Keywords: cables, copper, plastics, recycling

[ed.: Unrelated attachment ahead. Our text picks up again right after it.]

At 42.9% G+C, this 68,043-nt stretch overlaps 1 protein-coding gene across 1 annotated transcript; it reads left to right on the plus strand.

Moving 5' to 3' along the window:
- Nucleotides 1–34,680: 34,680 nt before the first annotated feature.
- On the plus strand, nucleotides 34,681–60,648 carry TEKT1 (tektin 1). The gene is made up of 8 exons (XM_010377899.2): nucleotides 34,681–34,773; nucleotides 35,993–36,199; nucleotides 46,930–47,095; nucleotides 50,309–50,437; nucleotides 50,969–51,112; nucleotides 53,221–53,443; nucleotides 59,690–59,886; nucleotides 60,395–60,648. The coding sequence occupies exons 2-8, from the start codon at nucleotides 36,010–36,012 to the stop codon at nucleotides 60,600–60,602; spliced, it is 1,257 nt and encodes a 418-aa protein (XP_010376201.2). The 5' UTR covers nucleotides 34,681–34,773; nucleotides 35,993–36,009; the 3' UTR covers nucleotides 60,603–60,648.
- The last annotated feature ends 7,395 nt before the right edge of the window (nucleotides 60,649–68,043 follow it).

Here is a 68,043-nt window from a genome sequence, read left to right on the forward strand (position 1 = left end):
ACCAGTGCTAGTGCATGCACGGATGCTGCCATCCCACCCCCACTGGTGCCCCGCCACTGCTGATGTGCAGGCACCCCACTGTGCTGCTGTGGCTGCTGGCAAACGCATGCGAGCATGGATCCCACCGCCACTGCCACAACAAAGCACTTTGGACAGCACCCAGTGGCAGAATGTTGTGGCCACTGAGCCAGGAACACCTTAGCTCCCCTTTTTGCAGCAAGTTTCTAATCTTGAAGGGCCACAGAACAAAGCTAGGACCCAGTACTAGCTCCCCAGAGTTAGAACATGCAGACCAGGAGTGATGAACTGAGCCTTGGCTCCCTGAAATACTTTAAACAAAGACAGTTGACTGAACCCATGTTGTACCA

Today, recycling and recovery of valuable metals from all sorts of waste are the most commonly discussed and heavily researched fields. One of the main reasons of this is both the global warming and ever increasing amounts of waste and scrap material. Severe regulations and legislations are passed in developed countries’ parliaments in order to recycle the produced goods when their economic lives are over. A steady decrease is observed in our natural resources due to changes in our habits of consumption, in parallel to the increasing world population. Therefore, recycling of valuable waste by decreasing the amount of material consumed constitutes an important agenda.1 Changes in the habits of consumption cause the formation of various sorts of waste material. One of those various waste materials is “electronic equipment waste”, briefly addressed as e-waste. Due to the unprecedented development of today’s technologies, electronic equipments which have faster, more efficient, more stylish, and more economical marketing trends will be either incapable of working in one or six-year-period or repairing them will be more costly than their new ones. Thus, the electronic equipment once bought with a high price, will be either given away to the scrap dealers or thrown out to the garbage unconsciously, as the developing technology is presented more economically. That is how the problem of modern age, e-waste, was born.2 It is obvious that our natural resources are limited and will be shortly exhausted unless properly used. Developed countries which realized that the resources were being jeopardized by the energy crisis, conducted research and developed methods for collecting and recycling wastes, in order to prevent the extravagance and conserve the natural resources. With this in mind, the member countries of the European Economic Community regulated that the recycling of electronic equipments’ wastes an imperative action. By the same token, the infrastructure work is being conducted in Turkey and some important arrangements are being accomplished.3 In a general sense, recycling concept is actually transforming the waste to secondary raw material by some physical and chemical processes and re-joining to the production process.4 Waste cable recycling is widely utilized both in Turkey and in the world. Waste cables are important source raw material in terms of their non-ferrous metal content. In Germany alone, about 150.000tons of waste cable is generated annually. Cables that materialize as a result of repairs, telephone line cables, or cables that are produced defectively are some them. Numerous varieties exist in isolation materials, other than the copper, aluminum, lead, and steel; namely, PE and rubber coatings, various kinds PVC’s, woven plastics, etc.1 Environment and Forestry Ministry of Turkey published a legislation regarding the collecting, recycling, and proper disposal of e-wastes. As of 1 July 2012, producers will be responsible for financing the e-wastes that would materialize as a result of utilization of every product that is marketed.5 According to these legislations, the most appropriate processes must be developed and the best separation methods must be utilized for the recycling of e-wastes.